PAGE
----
Google’s Universal App Campaigns have become a simple and reliable source for developers to obtain installs across Google’s network of platforms. UAC lets you advertise your app in Google search, Google display networks, Youtube and the Google Play Store (if your app is offered there). Sounds pretty sweet right? We previously went over how to set up your UAC campaign, but let’s go one step further and look at how to make and choose your creatives:
When you create a UAC campaign, Google will automatically pull content from your app listing to be used in the ads. If you have an optimized app store listing (which, hint, you should), this is awesome! Those sweet screenshots and preview video that you spent countless split tests getting perfect will just appear in your new UAC ad. However, this doesn’t mean that you can just let those screenshots do all the heavy lifting. Implementing different assets and sizes will improve your ads appearance throughout the Google network.
The Google Ads platform lets you upload up to 20 images and 20 videos to be used in your UAC. Additionally, the Display Network has a whole range of placements where different sized image assets can be utilized. If you don’t have an asset uploaded in a certain dimension, then your ad won’t display there. Here are all of the dimensions that Google supports:
That’s a lot of different assets that you’ll have to create! In fact, you can use up each one of your image asset spaces to create an ad in each size. Don’t worry though — you don’t NEED to go create 20 ads in each of these dimensions. You can just focus on Google’s 10 most popular ad sizes:
Google recommends that you prioritize these “popular sizes” on the Google Display Network and use twice the pixel density of what’s listed in the above table. For example, upload an image that’s 640 x 960 instead of 320 x 480. This will allow App campaigns to show higher quality images in your ads.
You know how to split test on Google Play and you know how to split test through Apple Search Ads. But did you know that you can split test in your UAC campaigns? To conduct a split test in your UAC, upload four or five different images in the portrait and landscape interstitial dimension sizes (these are the most popular). Let the images run for about two weeks and then check and see which two had the strongest performance metrics.
Utilizing the specified image sizes will allow you to customize your ads based on the placement. With a larger portrait image, you have more room for a unique, eye-catching design. With a small banner or landscape image, you have less space to work with. Plan accordingly and maximize your design and text callouts for the specific size of the asset.
It’s also important to consider the audience, and where the ad will be displayed. As an example, if your video Ad is displayed on YouTube, make the most out of the first 5-10 seconds of your video. Similar to app preview videos, get right to the point! Don’t worry about creative intros and effects, you have a limited amount of time, so jump right into your main value proposition and the key features of your app.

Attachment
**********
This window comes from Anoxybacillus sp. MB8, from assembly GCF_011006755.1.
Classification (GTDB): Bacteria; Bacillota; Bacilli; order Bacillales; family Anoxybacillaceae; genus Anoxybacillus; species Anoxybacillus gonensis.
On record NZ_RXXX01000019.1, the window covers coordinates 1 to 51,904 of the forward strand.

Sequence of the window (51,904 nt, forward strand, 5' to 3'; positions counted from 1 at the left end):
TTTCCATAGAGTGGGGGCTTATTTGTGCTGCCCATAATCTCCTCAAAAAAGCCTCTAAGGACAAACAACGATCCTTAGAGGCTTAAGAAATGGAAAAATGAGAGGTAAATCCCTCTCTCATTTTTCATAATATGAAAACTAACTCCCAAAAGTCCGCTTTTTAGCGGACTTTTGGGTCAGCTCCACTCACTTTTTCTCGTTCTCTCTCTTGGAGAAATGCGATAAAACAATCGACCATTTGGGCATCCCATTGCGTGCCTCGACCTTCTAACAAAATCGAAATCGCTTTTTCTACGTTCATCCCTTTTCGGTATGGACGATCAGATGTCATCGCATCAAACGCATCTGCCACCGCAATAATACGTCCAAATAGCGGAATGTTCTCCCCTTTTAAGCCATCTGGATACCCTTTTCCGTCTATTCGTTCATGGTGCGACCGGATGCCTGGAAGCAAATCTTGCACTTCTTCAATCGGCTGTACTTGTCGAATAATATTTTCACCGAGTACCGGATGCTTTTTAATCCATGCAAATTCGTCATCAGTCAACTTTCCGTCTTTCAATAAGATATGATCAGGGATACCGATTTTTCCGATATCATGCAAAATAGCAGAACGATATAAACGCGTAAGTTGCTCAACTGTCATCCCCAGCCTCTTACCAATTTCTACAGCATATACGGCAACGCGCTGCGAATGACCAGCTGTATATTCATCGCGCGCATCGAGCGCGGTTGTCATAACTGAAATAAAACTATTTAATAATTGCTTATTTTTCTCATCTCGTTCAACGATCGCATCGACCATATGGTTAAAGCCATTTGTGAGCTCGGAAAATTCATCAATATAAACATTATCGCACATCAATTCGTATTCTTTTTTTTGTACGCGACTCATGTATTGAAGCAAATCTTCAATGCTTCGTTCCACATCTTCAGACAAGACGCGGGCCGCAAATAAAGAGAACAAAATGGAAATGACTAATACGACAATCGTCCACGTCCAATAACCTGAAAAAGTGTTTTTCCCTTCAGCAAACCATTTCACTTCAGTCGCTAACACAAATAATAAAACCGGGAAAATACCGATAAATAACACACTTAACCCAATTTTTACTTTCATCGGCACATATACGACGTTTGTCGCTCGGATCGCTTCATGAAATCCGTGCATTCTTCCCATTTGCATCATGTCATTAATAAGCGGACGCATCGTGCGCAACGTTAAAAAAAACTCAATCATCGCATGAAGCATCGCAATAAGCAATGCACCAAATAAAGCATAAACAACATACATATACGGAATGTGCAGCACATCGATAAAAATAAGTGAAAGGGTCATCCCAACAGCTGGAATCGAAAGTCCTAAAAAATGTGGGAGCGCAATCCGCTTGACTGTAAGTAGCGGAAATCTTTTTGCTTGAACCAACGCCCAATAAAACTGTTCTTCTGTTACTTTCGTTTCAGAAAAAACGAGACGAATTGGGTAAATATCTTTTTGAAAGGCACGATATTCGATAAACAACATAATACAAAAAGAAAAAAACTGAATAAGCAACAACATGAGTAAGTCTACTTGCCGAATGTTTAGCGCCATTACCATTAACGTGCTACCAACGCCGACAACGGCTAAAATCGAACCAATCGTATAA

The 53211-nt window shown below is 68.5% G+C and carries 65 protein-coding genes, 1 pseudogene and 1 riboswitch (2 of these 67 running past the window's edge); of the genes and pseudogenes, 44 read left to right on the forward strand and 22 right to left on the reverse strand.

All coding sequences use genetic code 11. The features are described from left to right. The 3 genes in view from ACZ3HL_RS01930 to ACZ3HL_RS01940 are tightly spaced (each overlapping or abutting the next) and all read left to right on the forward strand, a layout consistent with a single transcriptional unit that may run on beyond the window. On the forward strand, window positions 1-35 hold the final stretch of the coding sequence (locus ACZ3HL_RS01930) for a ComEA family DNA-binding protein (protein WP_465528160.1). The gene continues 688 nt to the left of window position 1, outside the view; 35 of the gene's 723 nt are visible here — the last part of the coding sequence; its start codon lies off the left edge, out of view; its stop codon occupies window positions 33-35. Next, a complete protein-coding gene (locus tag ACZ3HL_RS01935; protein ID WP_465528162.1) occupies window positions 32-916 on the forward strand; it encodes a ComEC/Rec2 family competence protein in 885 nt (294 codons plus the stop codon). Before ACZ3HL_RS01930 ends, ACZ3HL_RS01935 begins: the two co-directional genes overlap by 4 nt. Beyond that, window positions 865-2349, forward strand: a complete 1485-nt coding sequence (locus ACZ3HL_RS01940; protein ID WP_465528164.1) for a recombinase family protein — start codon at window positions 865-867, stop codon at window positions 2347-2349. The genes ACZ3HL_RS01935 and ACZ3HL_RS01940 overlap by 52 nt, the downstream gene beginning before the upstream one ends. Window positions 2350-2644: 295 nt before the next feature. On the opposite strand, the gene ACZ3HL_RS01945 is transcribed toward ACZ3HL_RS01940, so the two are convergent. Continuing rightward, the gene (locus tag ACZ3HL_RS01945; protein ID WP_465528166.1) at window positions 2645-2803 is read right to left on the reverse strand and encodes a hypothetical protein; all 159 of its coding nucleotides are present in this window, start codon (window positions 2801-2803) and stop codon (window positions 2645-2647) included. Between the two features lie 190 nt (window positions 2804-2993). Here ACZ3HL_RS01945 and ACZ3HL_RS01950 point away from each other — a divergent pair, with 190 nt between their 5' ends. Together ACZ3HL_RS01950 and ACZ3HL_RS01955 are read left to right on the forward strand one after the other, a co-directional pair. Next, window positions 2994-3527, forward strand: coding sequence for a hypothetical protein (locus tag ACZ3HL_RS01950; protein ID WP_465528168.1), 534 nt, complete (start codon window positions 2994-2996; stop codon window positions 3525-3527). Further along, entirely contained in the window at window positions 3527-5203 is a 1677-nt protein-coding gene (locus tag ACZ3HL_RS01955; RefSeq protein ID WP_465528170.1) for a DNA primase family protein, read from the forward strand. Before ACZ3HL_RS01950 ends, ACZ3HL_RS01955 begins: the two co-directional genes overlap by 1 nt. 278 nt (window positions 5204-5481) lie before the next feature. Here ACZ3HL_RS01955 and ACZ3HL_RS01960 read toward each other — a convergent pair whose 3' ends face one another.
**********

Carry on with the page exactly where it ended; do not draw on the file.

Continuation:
Google uses text assets in a number of different places, web search, interstitial ads, Google Display Network, etc… In the setup process for your campaign, you’ll have four callout text fields that you can utilize. The best practice would be to use all four of these spots. Your text has to be 25 characters or less for each field, so make each one count. Use a concise voice with a call to action and active verb. It’s also important to make sure that all four callouts work together and in pairs, as Google will sometimes randomly display a pair of these callouts together.
A third aspect of your UAC creatives is something that we don’t necessarily talk about too often in ASO: your logo. You don’t have to have your logo on your creatives — but it can help with brand recognition and overall branding. Adding your logo helps to make your creative stand out, and it might also be the main thing that a user remembers from your ad. Each time a user sees your logo in an ad, your brand becomes a little bit more familiar to them. Subconsciously, you are building trust between your brand and a potential user, which only makes them more likely to download your app.
You can also run a split test to see how ads with app store badges perform in comparison to ads without app store badges.
Google does not automatically localize your ads, so if you plan on running ads in other countries, you have to make sure that your ads are properly localized. If you have the budget and ability, run a different UAC for each country you are advertising in. Be sure to localize the image ads, along with your text callouts.
Custom Display Ads vs Responsive Display Ads:
When you create a UAC campaign, you have the option of either uploading your own ads or creating responsive display ads. Google’s responsive display ads are adaptive and fit in just about any space across the Display Network. In the case that uploading your own custom ad doesn’t work for you, then a responsive ad is a great way to get your app out there.
Google’s UAC can be an awesome tool to assist in your user acquisition efforts. By choosing compelling creatives (that can be displayed across a variety of platforms!), you can make sure that UAC is working its best for you. Remember to continue to optimize and test your creatives to improve your conversion rates and maximize your ROI!